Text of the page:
Monday, 21 January 2013

Proverbial wisdom

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Traditional wisdom is often in the form of proverbs; modern wisdom very seldom so - instead modern wisdom is in the form of abstract principles (such as 'rights'). 

On this basis, we ought to try and be less abstract, more proverbial. 

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But proverbs are not abstractly coherent, the one with the other; and may suggest contradictory forms of advice - therefore proverbs must be embedded in narrative, in order that their specific application can be known.

For example, in trying to understand some difficult matter the proverb 'two heads are better than one' suggests we bring-in other people for advice and assistance; while the proverb 'too many cooks spoil the broth' warns that getting too many people involved in a job can sabotage it. 

Thus proverbs cannot work if they are regarded as detachable abstractions (proverbs are not laws). 

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So, a proverb should refer to a story. 

The first 'two heads' example does not have an attached story, but the 'too many cooks' proverb was indeed linked to a nursery tale about cooks adding salt to soup, each adding the correct amount of salt without realizing that salt had already been added; and the story provides some guidance as to its applicability. 

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For example, consider the proverb: "The wide world is all about you: you can fence yourselves in, but you cannot for ever fence it out."

This gets proper applicability from its literary context: 

"I knew that danger lay ahead, of course [said Frodo], but I did not expect to meet it in our own Shire. Can't a hobbit walk from the Water to the River in peace?"

"But it is not your own Shire,' said Gildor. 'Others dwelt here before hobbits were, and others will dwell here again when hobbits are no more. The wide world is all about you: you can fence yourselves in, but you cannot for ever fence it out."

And this, in turn, is embedded in the larger story about the childlike innocence of hobbits being protected by the 'parental' care of the Rangers, which leads back to the historical narrative of  Middle Earth, the fall of Arnor, the fall of Numenor and beyond.

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So what does the proverb mean? "You can fence yourselves in, but you cannot for ever fence the world out."

It is not (for example) a denial of the validity of boundaries or fences, or an encouragement for hobbits to spread themselves widely; but a reminder of the big context of history, and the way that fences serve different functions at different times - and also that we may not understand what is going on in relation to fences.

The hobbits had been safe inside their self-imposed fence - until the Rangers departed, when the Shire was invaded by Ruffians.

The fence had value, but it had not been the fence that was protecting them. Yet the hobbits knew nothing of their guardian Rangers.

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To understand a proverb you must know the story in which that proverb is located; you must know that the proverb is an aphorism of the unfolding of narrative history.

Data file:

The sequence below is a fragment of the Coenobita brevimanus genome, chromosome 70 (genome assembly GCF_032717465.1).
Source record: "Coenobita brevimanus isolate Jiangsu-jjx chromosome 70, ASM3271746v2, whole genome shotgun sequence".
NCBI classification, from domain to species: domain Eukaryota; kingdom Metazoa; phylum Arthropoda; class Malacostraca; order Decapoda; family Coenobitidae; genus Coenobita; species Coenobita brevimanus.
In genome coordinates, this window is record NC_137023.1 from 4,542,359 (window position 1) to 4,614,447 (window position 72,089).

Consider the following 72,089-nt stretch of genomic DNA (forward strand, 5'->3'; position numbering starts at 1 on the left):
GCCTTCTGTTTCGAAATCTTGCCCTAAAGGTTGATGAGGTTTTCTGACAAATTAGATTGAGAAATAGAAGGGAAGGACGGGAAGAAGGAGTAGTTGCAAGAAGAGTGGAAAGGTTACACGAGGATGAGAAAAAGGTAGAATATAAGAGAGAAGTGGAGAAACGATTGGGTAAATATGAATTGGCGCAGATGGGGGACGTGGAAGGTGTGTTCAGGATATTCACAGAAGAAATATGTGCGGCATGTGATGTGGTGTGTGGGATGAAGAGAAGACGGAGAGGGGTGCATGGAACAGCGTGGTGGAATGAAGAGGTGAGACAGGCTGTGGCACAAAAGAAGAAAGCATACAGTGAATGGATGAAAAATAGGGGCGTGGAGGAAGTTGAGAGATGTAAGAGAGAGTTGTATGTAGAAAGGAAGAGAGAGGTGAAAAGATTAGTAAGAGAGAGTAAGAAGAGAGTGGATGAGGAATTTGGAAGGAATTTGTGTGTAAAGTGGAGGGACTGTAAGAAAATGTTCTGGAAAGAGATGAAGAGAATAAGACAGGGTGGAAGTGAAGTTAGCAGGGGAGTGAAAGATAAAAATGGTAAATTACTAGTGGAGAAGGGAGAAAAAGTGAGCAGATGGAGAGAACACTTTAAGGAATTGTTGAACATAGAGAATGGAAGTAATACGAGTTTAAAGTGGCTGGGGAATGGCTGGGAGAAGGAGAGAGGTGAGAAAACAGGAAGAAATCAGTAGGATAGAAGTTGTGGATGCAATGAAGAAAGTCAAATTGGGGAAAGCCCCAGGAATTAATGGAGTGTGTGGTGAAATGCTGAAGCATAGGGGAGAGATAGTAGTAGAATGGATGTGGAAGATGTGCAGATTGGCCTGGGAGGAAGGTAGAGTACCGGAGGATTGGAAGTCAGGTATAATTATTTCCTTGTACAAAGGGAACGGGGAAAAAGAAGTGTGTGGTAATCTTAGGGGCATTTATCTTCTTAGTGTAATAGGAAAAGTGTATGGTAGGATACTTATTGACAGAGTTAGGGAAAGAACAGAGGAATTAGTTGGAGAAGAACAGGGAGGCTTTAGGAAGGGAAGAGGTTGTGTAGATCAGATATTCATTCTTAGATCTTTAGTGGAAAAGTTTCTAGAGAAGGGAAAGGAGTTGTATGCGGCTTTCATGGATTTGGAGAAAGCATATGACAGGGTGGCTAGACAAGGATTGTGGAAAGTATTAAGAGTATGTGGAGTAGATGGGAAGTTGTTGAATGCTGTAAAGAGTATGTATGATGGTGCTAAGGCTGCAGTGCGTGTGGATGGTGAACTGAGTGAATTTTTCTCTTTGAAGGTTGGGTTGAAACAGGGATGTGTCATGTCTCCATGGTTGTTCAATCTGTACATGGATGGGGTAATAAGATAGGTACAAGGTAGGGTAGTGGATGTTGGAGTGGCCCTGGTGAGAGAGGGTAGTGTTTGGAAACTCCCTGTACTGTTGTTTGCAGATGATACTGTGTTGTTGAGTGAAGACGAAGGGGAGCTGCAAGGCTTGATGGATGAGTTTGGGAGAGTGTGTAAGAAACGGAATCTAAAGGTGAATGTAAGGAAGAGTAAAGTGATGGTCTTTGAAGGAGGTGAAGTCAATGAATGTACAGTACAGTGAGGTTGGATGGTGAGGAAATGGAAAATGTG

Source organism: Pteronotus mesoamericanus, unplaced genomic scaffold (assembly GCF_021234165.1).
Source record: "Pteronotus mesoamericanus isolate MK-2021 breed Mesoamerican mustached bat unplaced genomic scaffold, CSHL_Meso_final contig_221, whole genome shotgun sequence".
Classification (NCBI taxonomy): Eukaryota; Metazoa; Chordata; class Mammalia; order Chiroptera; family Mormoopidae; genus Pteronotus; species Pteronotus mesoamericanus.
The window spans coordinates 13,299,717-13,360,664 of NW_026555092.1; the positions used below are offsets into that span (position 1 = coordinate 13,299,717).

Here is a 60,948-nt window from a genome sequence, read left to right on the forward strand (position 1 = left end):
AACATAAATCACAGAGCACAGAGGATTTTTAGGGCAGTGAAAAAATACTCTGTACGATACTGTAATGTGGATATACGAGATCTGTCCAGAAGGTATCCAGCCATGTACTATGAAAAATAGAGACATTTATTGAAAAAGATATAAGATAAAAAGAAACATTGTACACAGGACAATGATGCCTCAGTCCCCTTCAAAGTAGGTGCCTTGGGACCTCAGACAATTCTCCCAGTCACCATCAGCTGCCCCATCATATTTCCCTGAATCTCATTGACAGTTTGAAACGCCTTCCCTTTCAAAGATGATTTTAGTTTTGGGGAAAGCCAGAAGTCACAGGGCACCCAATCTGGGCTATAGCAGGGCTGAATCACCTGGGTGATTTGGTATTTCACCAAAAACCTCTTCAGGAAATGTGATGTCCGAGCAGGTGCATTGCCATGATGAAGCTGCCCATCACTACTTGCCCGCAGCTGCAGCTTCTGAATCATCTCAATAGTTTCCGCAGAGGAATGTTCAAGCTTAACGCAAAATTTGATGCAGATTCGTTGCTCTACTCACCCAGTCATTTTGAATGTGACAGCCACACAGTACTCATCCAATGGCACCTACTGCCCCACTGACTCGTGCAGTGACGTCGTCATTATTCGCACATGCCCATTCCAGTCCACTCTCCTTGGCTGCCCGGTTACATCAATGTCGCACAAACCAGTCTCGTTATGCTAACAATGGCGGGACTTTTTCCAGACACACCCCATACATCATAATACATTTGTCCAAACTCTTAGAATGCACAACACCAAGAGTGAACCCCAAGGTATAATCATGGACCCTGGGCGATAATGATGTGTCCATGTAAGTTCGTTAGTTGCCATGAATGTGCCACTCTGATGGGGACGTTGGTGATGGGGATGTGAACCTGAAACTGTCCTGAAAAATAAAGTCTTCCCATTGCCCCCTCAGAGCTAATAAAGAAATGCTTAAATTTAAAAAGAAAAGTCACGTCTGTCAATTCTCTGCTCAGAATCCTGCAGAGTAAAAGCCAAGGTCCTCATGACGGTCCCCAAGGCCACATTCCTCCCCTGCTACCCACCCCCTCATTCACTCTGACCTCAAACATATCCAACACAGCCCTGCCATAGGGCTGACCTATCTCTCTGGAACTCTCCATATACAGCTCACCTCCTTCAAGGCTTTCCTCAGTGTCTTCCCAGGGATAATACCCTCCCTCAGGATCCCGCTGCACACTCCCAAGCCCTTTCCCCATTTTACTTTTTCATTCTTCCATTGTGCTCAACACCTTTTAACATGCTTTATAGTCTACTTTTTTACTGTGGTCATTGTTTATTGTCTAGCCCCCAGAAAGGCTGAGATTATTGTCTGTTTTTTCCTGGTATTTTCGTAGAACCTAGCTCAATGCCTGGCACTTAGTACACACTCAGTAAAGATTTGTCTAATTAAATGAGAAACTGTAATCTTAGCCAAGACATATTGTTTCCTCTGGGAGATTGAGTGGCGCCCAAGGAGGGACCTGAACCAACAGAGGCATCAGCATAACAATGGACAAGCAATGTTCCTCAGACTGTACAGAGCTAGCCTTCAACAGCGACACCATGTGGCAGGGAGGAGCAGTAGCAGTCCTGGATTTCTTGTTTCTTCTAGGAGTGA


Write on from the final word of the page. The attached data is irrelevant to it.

5 comments:

  1. So I guess the ideal model here would be Aesop?

    The biblical book of Proverbs, of course, is for the most part just a list of sayings without associated stories.

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  2. "To understand a proverb you must know the story in which that proverb is located; you must know that the proverb is an aphorism of the unfolding of narrative history."

    Perhaps proverbs (or situations reflected in a proverb) properly understood are like mnemonics, which can then call to mind a more complex system of evaluation for a given situation ...? Not only can they condense a story, but they can bring to mind the story, and so allow for a more nuanced application of it to a situation. When someone brings up a proverb to another in a given situation, then, it could be like they are reminding them of a more complex tool for analyzing a situation and taking action.

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  3. @WmJas - I wouldn't call Aesop 'ideal' - since the stories are fictions - but a step in the right direction.

    ajb - "Perhaps proverbs ... properly understood are like mnemonics"

    Yes, good idea. In fact all short but self contained forms of information - lyrics, paradoxes or aphorisms - perhaps function in this way.

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  4. Well, Tolkien's stories are fiction, too.

    There are a few proverbs that are based on historical (or allegedly historical) events, though, such as "Rome wasn't built in a day"; "They laughed at Columbus"; "No cross, no crown." Chinese has a lot of these, usually condensed into the telegraphic form of the four-syllable chengyu, and generally referring to historical or legendary figures such as Mencius and Cao Cao.

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  5. @WmJas - Indeed. But the moral force of a proverb would surely be enhanced if the narrative from which it was derived was regarded as true? We may live by Tolkien's proverbs but only if we believe his work is true albeit non factual. If it were regarded as both true and factually correct (factual in its essence - people do not naturally look for precise atomistic, point by point, factual correctness), its force would be even greater. (Hence scripture is regarded by the devout as both true and factually correct.)

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